Bob Nichols
Nagel argues that Darwinian theory cannot explain consciousness. Without consciousness, his train of thought goes, we cannot apprehend moral truths; without these, we have no basis for determining right and wrong and no basis to control behavior. We are then left with just the evolutionary imperative for survival and the self’s interest. This, philosophically, is not acceptable.

Nagel begins the book with a brief discussion of Descartes’ mind-body problem and the limits of science. Then he states
Manuel Alfonseca
ENGLISH: I read this book in a Spanish translation, performed by a professor in Seville with whom I have collaborated several times.

The book provides a good number of convincing arguments for the assertion that materialist reductionism cannot explain conscience and reason without explaining it away. But as conscience is a hard element of our vision of the world, the conclusion should be that materialist reductionism is false.

Of course, this is not new. Pierre Teilhard de Chardin (whom Nagel nev
Oct 15, 2013 rated it did not like it  ·  review of another edition
Shelves: philosophy
I read this book since my philosophy book group picked it. I couldn't find a copy in a local library so bought the eBook edition. After 2 pages I wanted my money back. This is by far the worst book I have read for that group in the 10 years I have been attending monthly meetings.

Nagel makes so many glaring and probably false assumptions I am sure I will miss some here:

1. First, reductionist science is false since it can't explain evolution. Why can't it? -- since Nagel can't think of why natural
John Martindale
Aug 16, 2014 rated it really liked it  ·  review of another edition
Shelves: science, philosophy
Among many of the so called "Skeptics" and "Free-thinkers", there is little or no skepticism when it comes to their own orthodox naturalistic dogma, the materialistic presuppositions are sacrosanct. If anyone within their camp actually dares to think freely and question any materialist Neo-Darwinian assumptions and metaphysical claims, they are anathema. Nagel is an atheist who actually IS a skeptical free-thinker and of course (as is obvious from the reviews) he is now condemned as heretic by t ...more
Douglas Wilson
Aug 30, 2013 rated it really liked it  ·  review of another edition
Shelves: philosophy
I really enjoyed this, and will be reviewing it later on my blog. Nagel is an honest philosopher.
Joanne Swenson
Oct 13, 2014 rated it it was amazing  ·  review of another edition
What if we began, “in the beginning,” with the fact that we think? What if we took seriously the experience we have of ourselves as conscious, mindful beings, in communication with other humans and even other creatures? That we are actually aware of others’ thinking, oft-times understanding another without even a word but a look, a field of energy, a way of crossing our arms, or drawing a bow across a cello string? What are we to make of this phenomenon of minds, communicating in ever-deepening ...more
Taede Smedes
Nov 12, 2012 rated it really liked it  ·  review of another edition
Shelves: philosophy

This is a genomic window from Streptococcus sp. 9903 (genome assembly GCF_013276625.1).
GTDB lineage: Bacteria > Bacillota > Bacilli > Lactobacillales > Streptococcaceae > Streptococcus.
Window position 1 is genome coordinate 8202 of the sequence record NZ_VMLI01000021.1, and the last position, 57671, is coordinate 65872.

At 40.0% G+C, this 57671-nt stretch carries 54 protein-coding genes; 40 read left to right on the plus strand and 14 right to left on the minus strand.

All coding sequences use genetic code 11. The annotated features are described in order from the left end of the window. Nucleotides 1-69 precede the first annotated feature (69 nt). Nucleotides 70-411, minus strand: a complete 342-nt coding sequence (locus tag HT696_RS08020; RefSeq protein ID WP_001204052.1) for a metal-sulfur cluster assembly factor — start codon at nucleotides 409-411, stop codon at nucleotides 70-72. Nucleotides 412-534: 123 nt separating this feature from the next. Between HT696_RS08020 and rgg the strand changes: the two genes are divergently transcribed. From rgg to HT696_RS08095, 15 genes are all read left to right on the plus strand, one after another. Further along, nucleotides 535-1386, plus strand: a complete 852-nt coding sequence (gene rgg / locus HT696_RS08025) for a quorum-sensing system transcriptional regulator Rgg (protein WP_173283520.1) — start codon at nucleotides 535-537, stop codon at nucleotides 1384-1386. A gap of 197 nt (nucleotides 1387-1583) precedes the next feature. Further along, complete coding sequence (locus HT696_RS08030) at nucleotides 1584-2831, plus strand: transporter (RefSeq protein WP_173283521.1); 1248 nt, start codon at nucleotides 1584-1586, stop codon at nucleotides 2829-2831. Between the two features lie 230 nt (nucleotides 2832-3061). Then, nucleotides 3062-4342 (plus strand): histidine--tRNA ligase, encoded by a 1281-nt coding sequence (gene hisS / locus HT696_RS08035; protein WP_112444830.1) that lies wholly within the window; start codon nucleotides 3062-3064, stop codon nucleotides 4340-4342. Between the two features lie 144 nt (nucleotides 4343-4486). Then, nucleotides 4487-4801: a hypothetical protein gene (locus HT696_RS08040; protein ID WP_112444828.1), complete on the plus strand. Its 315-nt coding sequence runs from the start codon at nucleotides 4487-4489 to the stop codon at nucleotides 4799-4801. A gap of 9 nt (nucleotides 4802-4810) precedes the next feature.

A book that is certain to raise a lot of eyebrows. Nagel is one of the most famous living philosophers today. That he writes a book that seems to question evolutionary theory and that his scepticism about evolutionary theory is moreover fueled by Intelligent Design seems like potentially explosive material. Nonetheless, this book is definitely not a criticism of evolutionary theory; he presupposes critiques of evolution that he developed in more details elsewhere. He does not reject evolution, h ...more
Greg Watson
This is one that I listened to in the car. (I purchased a paper copy for reference.) Out of fairness to the writer, I'll limit myself to a starless review, since his argument is quite complex to take in strictly through an audiobook.

Nagel offers a critique of a purely Darwinian explanation of human consciousness. Logically, his argument seems to open the door to an acceptance of theism. However, he rules out the possibility of an argument based on a Creator. Instead, he points to a third way se
Deniz Cem Önduygu
One star for the great cover design, one star for the surprise and entertainment I got from reading such backwards thinking.

My two-sentence summary of the book:
Consciousness, reason and value cannot be the products of Darwinian evolution. So they must be among the building blocks of the universe, guiding evolution towards self-awareness and value formation.

Nagel is wise enough to concede that his ideas are "unlikely to be taken seriously in the present intellectual climate". He explains that he
James Millikan SJ
Dec 30, 2012 rated it really liked it  ·  review of another edition
Shelves: philosophy
Mind and Cosmos was the first book of philosophy I have read in over a year, and was my first encounter with a scholarly contribution to the ongoing debate between the materialist, neo-Darwinian understanding of nature on the one hand, and the theories that find such an account of nature unconvincing. Nagel does a fine job of raising objections to the claims of current evolutionary-biological consensus, while highlighting his qualms with the theistic solution. Among the most insightful observati ...more
Melissa Travis
Dec 17, 2012 rated it really liked it  ·  review of another edition
Been waiting for months to read this. Thanks to my sweet friend Jenny for the birthday gift card that bought it. :)

This is an incredibly valuable book from atheist philosopher Nagel. He is refreshingly honest about the impotence of the materialist/darwinian paradigm and about the fact that he simply isn't willing to consider a theistic alternative because of preference, not because of any evidence against theism. His turn of phrase is often entertaining, as he takes a no-nonsense approach to th